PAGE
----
As magical as it may sound, quantum computing can’t crack every kind of encryption. Its method of trying multiple keys simultaneously only works for certain, quantum-friendly algorithms that make it more likely the computer will spit out the correct answer rather than one of the many incorrect ones it’s tried simultaneously. “You have to choreograph the problem so that paths to wrong answers cancel each other out and the paths to right answers reinforce each other,” as MIT cryptography professor Scott Aaronson describes it. Quantum computing, he says, is “this bizarre new hammer, and people tried for 25 years to find the nail the hammer is good for. It’s a little bit of a miracle that it’s good for anything at all.”
But the bad news for cryptography came in the mid-1990s, when computer scientists discovered that quantum computing is actually very useful for breaking several common crypto schemes. So-called “quantum Fourier transforms” made it theoretically possible to use quantum computing to crack the building blocks for all of the most common crypto protocols we use to exchange secrets over the Internet: Diffie-Helman, RSA and elliptic curve cryptography. The new Ring-LWE system Google’s switching to, Aronson says, remains immune to that specific technique.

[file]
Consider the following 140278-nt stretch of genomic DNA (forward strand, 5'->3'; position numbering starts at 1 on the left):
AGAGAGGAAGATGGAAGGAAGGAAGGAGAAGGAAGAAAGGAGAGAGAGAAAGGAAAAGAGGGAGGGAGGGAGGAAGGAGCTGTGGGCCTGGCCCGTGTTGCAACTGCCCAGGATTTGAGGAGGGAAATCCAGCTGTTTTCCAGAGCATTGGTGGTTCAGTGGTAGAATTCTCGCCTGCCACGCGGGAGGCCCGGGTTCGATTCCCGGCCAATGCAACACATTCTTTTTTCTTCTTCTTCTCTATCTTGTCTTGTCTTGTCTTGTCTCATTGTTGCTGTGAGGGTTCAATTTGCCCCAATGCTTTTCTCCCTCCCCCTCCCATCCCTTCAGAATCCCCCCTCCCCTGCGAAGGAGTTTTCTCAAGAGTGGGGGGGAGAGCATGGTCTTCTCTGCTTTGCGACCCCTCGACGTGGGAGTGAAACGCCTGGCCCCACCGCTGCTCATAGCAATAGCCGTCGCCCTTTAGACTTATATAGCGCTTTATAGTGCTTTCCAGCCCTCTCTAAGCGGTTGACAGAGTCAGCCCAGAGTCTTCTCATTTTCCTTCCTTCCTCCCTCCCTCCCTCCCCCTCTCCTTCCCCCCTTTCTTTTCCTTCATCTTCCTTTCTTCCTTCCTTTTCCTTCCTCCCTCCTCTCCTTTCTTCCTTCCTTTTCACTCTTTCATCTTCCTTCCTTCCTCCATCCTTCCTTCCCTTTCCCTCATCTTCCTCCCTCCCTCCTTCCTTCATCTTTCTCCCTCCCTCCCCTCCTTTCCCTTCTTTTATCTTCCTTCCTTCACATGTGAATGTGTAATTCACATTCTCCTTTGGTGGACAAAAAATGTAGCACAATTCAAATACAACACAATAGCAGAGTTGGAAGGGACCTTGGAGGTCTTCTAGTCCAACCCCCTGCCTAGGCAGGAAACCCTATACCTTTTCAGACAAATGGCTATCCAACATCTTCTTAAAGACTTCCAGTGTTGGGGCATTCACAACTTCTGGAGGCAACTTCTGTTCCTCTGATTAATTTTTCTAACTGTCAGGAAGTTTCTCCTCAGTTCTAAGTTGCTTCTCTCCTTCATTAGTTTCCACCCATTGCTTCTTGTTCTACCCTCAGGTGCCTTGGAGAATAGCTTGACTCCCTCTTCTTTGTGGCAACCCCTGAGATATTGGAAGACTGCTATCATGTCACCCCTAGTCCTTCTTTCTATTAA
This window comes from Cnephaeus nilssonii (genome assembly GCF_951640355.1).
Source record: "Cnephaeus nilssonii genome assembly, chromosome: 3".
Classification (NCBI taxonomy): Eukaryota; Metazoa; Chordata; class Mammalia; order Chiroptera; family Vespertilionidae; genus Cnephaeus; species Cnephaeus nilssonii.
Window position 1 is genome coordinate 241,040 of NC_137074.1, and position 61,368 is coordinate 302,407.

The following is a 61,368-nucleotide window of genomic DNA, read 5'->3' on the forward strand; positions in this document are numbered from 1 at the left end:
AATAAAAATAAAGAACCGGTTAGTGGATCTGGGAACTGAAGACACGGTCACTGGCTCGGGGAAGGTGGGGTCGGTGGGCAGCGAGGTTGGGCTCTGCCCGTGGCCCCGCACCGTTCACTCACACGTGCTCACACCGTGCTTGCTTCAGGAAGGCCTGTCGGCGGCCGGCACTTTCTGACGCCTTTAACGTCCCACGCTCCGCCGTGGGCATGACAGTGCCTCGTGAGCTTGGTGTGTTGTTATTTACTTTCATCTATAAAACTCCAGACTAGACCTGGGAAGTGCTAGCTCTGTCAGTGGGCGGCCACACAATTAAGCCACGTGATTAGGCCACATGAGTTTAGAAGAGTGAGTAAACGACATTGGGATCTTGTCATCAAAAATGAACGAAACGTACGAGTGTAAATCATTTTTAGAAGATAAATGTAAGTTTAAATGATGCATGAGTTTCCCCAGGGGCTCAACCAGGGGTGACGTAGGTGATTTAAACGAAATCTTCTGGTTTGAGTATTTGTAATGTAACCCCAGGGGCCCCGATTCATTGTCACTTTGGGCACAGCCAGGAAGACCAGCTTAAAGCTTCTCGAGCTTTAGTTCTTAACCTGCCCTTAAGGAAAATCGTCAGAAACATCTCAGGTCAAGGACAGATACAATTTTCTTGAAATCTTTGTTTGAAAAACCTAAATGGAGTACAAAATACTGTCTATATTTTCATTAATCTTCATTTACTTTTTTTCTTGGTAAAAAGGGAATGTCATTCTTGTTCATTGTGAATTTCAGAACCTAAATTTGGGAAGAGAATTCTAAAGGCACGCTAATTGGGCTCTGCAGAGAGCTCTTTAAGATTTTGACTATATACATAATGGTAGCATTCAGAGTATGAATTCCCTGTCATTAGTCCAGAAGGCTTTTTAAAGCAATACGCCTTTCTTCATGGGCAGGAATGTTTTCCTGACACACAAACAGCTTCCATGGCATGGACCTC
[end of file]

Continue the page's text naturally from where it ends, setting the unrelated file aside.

Getting the Quantum Ball Rolling
For now, Chrome’s security team will combine Ring-LWE with elliptic curve crypto rather than replace it. That way, they say they can at least be sure the experimental system will remain as strong as its older elliptic curve crypto alone. They’re also limiting the experiment to a small portion of Chrome users in part because the new crypto system adds about two kilobytes of data that must be sent in each direction when the browser makes a new HTTPS connection, which Google is concerned might cause data to be caught in some web filtering systems and firewalls.
Google’s real goal with the experiment, Langley says, is to catalyze the research community to start looking for vulnerabilities in the Ring-LWE algorithm that quantum computing could exploit. “Ring Learning With Errors could turn out to be complete rubbish, and breaking it could be horribly easy even with existing computers, so we’re using both [systems together] and mixing the answers so you’d have to break both,” says Langley. “I hope in two years there will be new research and we can replace this with something better.”
As experimental as Google’s crypto switch may sound, Johns Hopkin’s Matthew Green says it’s an admirable move, and one that reassures him that the crypto world may just stay ahead of practical quantum computing advancements after all. “We’re on the edge of a cliff. Everything we use today is about to be broken, and we know it. The fact that we’re actually making progress in dealing with this is really heartening,” he says. “It’s nice to know that some people aren’t waiting, they’re doing something now.”